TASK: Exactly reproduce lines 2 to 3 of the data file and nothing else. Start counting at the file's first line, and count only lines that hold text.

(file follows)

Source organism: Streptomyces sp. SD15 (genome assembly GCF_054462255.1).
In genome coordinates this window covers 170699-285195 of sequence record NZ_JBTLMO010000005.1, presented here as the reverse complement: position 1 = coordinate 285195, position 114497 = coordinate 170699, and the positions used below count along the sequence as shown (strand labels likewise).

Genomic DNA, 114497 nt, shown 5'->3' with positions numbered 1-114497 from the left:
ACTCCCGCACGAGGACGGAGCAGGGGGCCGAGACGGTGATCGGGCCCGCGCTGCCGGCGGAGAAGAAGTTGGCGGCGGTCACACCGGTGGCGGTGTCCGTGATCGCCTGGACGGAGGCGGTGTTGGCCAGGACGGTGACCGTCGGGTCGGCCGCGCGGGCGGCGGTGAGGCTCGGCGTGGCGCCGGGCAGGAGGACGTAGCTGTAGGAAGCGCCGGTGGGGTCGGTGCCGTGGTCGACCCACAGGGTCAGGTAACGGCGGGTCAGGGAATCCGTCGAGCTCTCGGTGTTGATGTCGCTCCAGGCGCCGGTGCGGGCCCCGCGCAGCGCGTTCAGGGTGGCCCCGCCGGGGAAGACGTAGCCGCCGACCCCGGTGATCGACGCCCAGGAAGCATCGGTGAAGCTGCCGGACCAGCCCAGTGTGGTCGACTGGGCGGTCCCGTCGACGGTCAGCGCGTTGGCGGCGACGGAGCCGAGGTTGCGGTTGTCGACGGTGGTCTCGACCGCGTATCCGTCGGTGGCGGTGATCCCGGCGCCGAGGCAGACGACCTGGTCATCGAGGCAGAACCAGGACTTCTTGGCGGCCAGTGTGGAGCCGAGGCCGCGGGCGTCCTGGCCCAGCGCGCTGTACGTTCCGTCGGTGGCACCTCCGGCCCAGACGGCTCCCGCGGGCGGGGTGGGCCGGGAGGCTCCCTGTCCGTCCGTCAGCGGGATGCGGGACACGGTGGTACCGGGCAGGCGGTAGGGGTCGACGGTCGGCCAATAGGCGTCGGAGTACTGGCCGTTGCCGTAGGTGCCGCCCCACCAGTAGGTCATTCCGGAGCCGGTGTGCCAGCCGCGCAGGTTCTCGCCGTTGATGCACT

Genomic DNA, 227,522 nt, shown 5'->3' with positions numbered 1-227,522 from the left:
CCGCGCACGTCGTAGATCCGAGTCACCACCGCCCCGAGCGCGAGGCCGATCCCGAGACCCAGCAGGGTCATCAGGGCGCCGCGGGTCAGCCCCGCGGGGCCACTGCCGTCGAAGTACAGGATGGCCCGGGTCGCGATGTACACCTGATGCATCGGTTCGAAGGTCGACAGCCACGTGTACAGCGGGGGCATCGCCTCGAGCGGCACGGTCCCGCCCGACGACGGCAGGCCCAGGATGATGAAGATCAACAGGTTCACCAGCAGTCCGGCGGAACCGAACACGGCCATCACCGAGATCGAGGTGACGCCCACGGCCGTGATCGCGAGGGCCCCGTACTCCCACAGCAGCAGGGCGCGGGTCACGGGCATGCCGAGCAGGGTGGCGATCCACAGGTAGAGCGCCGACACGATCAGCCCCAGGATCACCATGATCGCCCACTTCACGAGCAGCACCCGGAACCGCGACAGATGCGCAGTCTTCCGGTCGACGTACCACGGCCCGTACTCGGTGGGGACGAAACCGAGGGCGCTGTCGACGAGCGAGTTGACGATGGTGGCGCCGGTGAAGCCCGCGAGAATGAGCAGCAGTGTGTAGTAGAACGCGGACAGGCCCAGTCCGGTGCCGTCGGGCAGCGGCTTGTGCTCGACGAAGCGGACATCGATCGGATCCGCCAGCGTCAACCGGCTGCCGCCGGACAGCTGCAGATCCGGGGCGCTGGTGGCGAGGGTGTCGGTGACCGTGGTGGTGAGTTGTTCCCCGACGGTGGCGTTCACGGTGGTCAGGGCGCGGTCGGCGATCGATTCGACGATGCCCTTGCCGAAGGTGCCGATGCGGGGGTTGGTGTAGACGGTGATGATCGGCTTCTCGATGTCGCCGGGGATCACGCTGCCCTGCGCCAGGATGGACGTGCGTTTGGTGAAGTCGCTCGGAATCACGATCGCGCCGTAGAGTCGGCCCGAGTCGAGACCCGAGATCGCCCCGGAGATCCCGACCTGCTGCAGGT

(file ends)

In genome coordinates this window covers 170699-285195 of sequence record NZ_JBTLMO010000005.1, presented here as the reverse complement: position 1 = coordinate 285195, position 114497 = coordinate 170699, and the positions used below count along the sequence as shown (strand labels likewise).

Genomic DNA, 114497 nt, shown 5'->3' with positions numbered 1-114497 from the left: